After piloting, we conducted the main study. Survey packets including information letters, consent forms, and self-administered questionnaires were left in each classroom at each participating school to be distributed to eligible children, with instructions to bring them home to be completed by one of the parents within 2 weeks. In one of the schools, the survey packets were administered and completed by parents before a parents and teachers meeting. Parent-report anthropometric information was obtained within the survey packet. All returned questionnaires were examined for inconsistencies and missing answers using a consistent protocol performed by two trained researchers. Parents were called up to three times to resolve ambiguous responses. In case of missing phone numbers or parents not picking up, the data were entered as “missing” in the database. Missing data in the CFPQ led to child exclusion.

Finally, one of the participant schools was selected to examine test–retest reliability. After 2 weeks, respondent parents received the CFPQ to be answered again. This interval was chosen to limit the likelihood that feeding practices would have changed with child age, and to reduce the chance of participants’ responding primarily based on recall of their first set of answers (24). From a total of 97 distributed questionnaires, we received 78 completed pairs (80.4%).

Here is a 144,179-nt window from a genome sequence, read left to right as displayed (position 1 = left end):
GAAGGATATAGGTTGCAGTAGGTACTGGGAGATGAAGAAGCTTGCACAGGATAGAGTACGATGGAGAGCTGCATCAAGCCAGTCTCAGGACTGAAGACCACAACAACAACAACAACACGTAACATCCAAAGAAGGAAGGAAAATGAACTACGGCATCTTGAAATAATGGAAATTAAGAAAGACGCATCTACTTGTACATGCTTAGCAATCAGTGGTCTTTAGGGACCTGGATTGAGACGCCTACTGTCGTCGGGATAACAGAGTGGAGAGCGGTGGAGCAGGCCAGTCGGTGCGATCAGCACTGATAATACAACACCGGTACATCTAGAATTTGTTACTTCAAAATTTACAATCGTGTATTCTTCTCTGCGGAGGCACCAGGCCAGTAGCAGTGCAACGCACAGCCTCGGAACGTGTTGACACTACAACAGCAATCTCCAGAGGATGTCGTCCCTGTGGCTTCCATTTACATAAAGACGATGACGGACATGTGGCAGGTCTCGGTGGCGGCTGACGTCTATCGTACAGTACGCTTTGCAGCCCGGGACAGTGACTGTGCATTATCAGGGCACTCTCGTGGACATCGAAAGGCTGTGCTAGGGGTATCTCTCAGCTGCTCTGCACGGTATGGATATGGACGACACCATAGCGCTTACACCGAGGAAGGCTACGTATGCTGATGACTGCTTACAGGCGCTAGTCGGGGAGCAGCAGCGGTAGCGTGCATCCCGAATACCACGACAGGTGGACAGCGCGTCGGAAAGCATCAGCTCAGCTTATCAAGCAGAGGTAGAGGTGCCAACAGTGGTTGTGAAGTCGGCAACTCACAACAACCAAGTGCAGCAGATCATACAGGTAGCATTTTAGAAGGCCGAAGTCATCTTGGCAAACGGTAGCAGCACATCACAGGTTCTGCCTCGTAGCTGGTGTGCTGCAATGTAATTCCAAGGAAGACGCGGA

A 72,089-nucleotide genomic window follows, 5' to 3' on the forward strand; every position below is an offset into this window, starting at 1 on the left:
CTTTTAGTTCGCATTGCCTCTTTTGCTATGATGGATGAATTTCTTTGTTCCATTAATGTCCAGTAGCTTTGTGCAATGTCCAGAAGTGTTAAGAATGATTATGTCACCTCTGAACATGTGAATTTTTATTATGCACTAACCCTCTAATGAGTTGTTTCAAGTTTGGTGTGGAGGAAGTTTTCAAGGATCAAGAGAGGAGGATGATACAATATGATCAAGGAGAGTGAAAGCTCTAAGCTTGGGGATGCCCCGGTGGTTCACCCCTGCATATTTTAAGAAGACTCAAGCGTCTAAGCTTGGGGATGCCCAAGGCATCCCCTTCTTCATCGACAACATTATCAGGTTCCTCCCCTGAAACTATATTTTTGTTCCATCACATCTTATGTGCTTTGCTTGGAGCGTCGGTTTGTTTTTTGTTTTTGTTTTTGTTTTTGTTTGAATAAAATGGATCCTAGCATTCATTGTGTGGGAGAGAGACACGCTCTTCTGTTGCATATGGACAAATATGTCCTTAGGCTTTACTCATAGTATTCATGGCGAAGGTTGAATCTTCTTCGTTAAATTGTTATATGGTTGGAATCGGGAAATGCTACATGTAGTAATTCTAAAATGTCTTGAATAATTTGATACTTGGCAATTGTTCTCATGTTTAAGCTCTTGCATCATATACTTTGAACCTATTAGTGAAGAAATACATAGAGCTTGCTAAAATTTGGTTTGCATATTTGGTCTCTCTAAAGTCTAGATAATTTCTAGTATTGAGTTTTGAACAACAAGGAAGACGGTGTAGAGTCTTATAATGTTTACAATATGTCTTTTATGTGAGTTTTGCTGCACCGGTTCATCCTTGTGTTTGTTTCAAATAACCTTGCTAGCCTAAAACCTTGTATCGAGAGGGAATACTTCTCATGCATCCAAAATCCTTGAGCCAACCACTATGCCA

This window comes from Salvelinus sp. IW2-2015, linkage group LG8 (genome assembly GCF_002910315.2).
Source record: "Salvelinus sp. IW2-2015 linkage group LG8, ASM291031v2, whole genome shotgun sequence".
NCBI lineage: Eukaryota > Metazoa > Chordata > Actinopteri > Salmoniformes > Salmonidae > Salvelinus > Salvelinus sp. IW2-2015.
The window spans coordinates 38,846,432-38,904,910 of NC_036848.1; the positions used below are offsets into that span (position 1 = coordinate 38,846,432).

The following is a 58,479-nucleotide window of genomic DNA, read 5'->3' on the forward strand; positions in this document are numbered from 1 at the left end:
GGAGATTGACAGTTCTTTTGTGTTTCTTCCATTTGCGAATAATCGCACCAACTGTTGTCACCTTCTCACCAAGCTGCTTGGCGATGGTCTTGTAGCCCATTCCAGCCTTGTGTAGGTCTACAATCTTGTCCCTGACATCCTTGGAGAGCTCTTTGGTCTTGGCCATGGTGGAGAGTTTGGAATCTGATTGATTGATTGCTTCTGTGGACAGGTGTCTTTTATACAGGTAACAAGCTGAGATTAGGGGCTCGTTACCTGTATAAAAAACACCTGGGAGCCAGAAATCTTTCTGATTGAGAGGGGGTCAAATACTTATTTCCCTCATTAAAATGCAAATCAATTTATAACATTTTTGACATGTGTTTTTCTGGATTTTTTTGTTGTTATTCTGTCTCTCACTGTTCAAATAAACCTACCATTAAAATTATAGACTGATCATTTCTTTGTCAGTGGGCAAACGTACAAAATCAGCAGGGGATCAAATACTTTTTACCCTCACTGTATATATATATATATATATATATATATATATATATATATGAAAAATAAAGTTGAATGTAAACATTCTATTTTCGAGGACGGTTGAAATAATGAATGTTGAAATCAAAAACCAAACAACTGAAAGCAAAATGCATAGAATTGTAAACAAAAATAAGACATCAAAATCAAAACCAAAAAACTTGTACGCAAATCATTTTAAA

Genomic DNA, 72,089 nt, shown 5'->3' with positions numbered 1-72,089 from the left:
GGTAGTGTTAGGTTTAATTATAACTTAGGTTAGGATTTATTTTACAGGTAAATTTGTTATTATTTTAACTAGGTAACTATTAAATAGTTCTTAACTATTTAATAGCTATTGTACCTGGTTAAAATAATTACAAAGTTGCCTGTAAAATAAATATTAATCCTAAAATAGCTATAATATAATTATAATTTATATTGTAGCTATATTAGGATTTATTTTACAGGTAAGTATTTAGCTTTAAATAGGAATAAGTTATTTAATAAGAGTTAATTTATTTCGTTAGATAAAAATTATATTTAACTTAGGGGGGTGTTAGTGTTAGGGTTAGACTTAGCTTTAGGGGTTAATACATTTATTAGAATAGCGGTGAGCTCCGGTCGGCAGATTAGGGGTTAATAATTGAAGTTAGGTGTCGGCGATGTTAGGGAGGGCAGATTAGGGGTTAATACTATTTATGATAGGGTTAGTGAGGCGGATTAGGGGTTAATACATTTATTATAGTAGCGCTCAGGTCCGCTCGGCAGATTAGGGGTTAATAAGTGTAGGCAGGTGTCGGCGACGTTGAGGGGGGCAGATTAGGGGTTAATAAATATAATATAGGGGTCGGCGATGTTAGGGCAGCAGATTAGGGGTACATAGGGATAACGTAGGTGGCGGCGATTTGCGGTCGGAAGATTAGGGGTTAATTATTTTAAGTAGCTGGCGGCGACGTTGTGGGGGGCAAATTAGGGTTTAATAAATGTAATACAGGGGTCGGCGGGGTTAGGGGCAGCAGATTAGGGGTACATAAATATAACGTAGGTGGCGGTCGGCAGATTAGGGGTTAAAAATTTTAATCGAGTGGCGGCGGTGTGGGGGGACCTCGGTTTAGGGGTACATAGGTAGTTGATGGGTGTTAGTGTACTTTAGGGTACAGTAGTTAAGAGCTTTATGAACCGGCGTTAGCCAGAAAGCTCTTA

Statistical Analysis

Confirmatory, followed by exploratory factor analysis, was conducted on the 12-factor original model (12) using oblique rotation (Promax) since factors were hypothesized to correlate. Items were treated as ordinal and, to avoid over- or under-extraction of factors, we used the Kaiser criteria (the eigenvalues-greater-than-one rule) (25), and required coefficients >0.3 in the correlation matrix (26). Scree plots were additionally examined. Internal consistency of items within each identified factor was tested using Cronbach’s alpha, with values higher than 0.70 considered acceptable. To check for overlap between factors, we ran Spearman’s correlations, with values ≥0.85 considered indicative of strong overlap (26).